Nine months earlier, my moving boxes still stacked against the walls of my Rowland Street flat, I had hosted a writing workshop in my living room. Present were the six PC&W students who had asked to continue with me in a series of private classes. That morning, I had devised an exercise based on Courtney Davis’s Celtic Tarot. The deck had so seduced me a few days earlier in Toronto’s Omega Centre bookstore that I couldn’t not buy it, even as I failed to understand the impulse. Now, I did. I would have each student draw, closed-eyed, one of the major arcana cards. Then with their eyes open to the chosen card, I would lead them through a guided visualization into writing.

I rarely write during a workshop that I’m facilitating. Instead, I watch the participants, hold space for them and remain available to them. This March 28 class would be different. Once the six women were engrossed in their writing, some inner imperative insisted that I also pick a card. I reached into the deck and pulled The Chariot. Without full awareness of what I was doing, I then picked up my pen, pulled my yellow-paged notepad toward me and began to write. What emerged, after a rambling preamble, was the tale of an odd-looking man in an odd-looking coach. Pulling the coach were horses as oddly colored as those on the Tarot card. That scene would become the opening of the first draft of a novel I knew nothing about.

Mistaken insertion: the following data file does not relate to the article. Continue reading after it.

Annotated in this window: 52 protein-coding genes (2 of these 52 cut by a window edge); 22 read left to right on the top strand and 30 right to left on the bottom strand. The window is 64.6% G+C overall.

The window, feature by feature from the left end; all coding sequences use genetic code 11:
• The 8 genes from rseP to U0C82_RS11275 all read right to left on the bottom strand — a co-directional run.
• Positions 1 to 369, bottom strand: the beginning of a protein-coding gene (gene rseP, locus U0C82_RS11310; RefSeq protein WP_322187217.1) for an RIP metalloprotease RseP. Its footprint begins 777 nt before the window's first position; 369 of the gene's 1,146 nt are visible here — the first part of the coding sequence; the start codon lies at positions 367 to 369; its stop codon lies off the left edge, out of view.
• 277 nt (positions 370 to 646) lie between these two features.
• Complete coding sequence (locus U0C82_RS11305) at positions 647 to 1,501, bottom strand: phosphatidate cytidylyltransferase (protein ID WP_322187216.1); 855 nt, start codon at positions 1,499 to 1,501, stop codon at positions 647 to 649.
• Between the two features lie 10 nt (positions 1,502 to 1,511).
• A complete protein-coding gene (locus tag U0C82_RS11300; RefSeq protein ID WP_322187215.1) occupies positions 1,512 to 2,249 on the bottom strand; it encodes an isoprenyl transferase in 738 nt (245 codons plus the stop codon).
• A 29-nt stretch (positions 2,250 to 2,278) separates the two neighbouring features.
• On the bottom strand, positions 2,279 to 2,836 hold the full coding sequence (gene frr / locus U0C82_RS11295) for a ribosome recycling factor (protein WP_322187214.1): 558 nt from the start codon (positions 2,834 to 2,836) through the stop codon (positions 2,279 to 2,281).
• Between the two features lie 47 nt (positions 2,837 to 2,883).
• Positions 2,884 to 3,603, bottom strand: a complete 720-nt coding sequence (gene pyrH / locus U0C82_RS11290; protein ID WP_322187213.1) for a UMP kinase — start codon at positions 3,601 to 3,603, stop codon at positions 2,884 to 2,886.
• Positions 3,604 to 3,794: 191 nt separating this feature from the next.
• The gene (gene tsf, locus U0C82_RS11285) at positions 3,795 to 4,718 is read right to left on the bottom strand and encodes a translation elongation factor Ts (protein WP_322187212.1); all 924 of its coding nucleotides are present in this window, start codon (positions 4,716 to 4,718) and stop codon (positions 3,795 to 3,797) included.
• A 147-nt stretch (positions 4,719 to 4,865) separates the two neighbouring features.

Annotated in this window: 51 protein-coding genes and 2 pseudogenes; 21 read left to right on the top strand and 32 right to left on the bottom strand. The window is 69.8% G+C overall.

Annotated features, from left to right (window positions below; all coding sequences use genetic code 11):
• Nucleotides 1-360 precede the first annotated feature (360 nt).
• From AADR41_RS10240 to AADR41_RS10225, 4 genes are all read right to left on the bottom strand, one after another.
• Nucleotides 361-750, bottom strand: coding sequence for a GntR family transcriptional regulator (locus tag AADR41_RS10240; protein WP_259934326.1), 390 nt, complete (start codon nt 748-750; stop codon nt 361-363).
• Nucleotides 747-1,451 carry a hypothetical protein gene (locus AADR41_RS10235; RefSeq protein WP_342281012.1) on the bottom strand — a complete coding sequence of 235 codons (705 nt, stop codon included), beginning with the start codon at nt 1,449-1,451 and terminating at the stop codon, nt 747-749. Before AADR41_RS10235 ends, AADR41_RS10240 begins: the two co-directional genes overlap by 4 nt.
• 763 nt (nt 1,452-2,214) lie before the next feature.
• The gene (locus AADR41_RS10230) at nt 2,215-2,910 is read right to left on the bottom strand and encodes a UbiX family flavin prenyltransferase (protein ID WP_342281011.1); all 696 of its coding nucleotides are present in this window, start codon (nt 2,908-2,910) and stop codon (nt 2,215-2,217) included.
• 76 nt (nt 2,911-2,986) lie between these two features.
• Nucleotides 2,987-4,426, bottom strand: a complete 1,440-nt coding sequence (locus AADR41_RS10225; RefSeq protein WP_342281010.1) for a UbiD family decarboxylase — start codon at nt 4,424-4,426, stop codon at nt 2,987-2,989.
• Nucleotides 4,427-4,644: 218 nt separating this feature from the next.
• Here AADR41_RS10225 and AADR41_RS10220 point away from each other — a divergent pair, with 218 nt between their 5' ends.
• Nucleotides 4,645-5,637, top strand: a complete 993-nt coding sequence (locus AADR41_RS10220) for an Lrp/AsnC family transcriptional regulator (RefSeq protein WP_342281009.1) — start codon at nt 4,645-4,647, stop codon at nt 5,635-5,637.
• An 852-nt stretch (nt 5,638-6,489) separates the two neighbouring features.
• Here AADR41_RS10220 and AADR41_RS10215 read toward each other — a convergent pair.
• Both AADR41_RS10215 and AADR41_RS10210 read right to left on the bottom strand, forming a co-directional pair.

Next morning, I picked up the story where I had left off and, most mornings for the next few months, I continued writing. It was a challenge to my controlling self, who bridled at the journey into the unknown that each word represented. So stressful was the process that after a few days I forced myself to write in bed before getting up. I figured that if writing was the first thing I did, I wouldn’t spend the rest of my day trying to avoid it. I also wrote longhand. It wasn’t that I believed handwriting to be superior. Rather, years of freelance writing — crafting other people’s stories to other people’s deadlines — had forged an uneasy association with desks and keyboards. It was easier for me to be creative as far as possible from my computer. My penmanship being as poor as it was, though, I resolved to type up each day’s output as I went along.